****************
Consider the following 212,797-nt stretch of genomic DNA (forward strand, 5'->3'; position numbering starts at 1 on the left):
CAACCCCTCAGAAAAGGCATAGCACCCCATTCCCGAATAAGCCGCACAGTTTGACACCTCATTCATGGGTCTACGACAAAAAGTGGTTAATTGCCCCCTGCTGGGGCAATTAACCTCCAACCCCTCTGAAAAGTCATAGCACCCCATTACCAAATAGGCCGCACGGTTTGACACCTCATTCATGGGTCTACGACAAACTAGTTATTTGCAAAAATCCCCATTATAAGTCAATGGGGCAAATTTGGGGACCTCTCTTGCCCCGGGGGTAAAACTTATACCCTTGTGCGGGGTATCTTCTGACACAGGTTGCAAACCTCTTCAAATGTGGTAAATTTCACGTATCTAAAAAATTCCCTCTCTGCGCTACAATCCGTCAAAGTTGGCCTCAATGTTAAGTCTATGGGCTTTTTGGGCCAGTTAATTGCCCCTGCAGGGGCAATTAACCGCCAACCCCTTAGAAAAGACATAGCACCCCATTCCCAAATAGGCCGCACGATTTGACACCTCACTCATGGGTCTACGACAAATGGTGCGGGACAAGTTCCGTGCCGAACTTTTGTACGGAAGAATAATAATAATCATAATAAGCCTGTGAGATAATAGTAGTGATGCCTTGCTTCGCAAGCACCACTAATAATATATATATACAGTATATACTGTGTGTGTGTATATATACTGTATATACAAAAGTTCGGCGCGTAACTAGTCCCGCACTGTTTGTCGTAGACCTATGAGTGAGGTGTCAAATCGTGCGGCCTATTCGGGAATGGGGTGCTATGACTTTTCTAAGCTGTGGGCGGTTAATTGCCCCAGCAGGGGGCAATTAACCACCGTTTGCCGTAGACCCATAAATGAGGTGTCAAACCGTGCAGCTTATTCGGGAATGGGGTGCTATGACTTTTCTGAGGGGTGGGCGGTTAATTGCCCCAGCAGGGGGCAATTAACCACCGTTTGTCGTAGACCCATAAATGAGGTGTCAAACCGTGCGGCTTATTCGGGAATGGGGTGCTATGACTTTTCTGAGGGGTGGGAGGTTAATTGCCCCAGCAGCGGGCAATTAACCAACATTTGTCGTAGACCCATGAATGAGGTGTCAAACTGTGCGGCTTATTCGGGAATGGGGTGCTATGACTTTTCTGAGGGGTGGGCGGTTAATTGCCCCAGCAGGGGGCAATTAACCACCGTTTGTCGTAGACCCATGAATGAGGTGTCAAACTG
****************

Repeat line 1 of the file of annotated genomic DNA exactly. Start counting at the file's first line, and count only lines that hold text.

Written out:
Consider the following 212,797-nt stretch of genomic DNA (forward strand, 5'->3'; position numbering starts at 1 on the left):